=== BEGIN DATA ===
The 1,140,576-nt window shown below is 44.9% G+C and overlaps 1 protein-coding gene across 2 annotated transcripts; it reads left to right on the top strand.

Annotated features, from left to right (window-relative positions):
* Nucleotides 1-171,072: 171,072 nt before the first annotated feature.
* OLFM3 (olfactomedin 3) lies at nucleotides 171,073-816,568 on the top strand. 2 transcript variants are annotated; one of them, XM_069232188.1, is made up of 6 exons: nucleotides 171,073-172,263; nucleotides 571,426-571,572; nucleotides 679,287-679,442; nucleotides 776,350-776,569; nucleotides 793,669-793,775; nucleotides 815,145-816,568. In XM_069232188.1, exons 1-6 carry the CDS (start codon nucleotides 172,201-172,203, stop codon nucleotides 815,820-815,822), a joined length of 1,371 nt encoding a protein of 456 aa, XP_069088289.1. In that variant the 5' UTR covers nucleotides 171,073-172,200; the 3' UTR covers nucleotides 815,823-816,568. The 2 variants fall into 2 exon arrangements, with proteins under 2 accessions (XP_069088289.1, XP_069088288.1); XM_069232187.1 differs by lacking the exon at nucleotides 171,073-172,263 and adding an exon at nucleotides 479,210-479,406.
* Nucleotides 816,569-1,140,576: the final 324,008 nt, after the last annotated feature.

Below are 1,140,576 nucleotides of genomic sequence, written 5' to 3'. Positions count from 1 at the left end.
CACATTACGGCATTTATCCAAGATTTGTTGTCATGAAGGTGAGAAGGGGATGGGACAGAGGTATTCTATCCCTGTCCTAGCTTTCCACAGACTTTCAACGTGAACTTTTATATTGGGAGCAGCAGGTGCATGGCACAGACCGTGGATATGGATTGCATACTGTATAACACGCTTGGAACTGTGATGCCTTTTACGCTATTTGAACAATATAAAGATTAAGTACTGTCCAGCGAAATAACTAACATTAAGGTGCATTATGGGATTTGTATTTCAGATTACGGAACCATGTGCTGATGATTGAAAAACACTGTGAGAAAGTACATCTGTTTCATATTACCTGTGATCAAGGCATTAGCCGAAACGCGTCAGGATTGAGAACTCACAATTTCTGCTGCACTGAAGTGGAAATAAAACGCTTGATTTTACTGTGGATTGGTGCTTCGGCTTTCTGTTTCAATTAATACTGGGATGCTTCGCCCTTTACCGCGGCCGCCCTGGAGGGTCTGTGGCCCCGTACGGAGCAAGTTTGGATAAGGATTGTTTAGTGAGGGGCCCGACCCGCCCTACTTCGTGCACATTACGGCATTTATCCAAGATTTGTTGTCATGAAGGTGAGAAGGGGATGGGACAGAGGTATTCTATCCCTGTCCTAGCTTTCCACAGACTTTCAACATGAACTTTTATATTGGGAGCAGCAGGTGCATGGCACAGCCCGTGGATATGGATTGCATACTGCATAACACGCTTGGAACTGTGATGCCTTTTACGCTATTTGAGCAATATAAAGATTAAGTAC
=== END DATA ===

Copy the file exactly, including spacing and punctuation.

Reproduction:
The 1,140,576-nt window shown below is 44.9% G+C and overlaps 1 protein-coding gene across 2 annotated transcripts; it reads left to right on the top strand.

Annotated features, from left to right (window-relative positions):
* Nucleotides 1-171,072: 171,072 nt before the first annotated feature.
* OLFM3 (olfactomedin 3) lies at nucleotides 171,073-816,568 on the top strand. 2 transcript variants are annotated; one of them, XM_069232188.1, is made up of 6 exons: nucleotides 171,073-172,263; nucleotides 571,426-571,572; nucleotides 679,287-679,442; nucleotides 776,350-776,569; nucleotides 793,669-793,775; nucleotides 815,145-816,568. In XM_069232188.1, exons 1-6 carry the CDS (start codon nucleotides 172,201-172,203, stop codon nucleotides 815,820-815,822), a joined length of 1,371 nt encoding a protein of 456 aa, XP_069088289.1. In that variant the 5' UTR covers nucleotides 171,073-172,200; the 3' UTR covers nucleotides 815,823-816,568. The 2 variants fall into 2 exon arrangements, with proteins under 2 accessions (XP_069088289.1, XP_069088288.1); XM_069232187.1 differs by lacking the exon at nucleotides 171,073-172,263 and adding an exon at nucleotides 479,210-479,406.
* Nucleotides 816,569-1,140,576: the final 324,008 nt, after the last annotated feature.

Below are 1,140,576 nucleotides of genomic sequence, written 5' to 3'. Positions count from 1 at the left end.
CACATTACGGCATTTATCCAAGATTTGTTGTCATGAAGGTGAGAAGGGGATGGGACAGAGGTATTCTATCCCTGTCCTAGCTTTCCACAGACTTTCAACGTGAACTTTTATATTGGGAGCAGCAGGTGCATGGCACAGACCGTGGATATGGATTGCATACTGTATAACACGCTTGGAACTGTGATGCCTTTTACGCTATTTGAACAATATAAAGATTAAGTACTGTCCAGCGAAATAACTAACATTAAGGTGCATTATGGGATTTGTATTTCAGATTACGGAACCATGTGCTGATGATTGAAAAACACTGTGAGAAAGTACATCTGTTTCATATTACCTGTGATCAAGGCATTAGCCGAAACGCGTCAGGATTGAGAACTCACAATTTCTGCTGCACTGAAGTGGAAATAAAACGCTTGATTTTACTGTGGATTGGTGCTTCGGCTTTCTGTTTCAATTAATACTGGGATGCTTCGCCCTTTACCGCGGCCGCCCTGGAGGGTCTGTGGCCCCGTACGGAGCAAGTTTGGATAAGGATTGTTTAGTGAGGGGCCCGACCCGCCCTACTTCGTGCACATTACGGCATTTATCCAAGATTTGTTGTCATGAAGGTGAGAAGGGGATGGGACAGAGGTATTCTATCCCTGTCCTAGCTTTCCACAGACTTTCAACATGAACTTTTATATTGGGAGCAGCAGGTGCATGGCACAGCCCGTGGATATGGATTGCATACTGCATAACACGCTTGGAACTGTGATGCCTTTTACGCTATTTGAGCAATATAAAGATTAAGTAC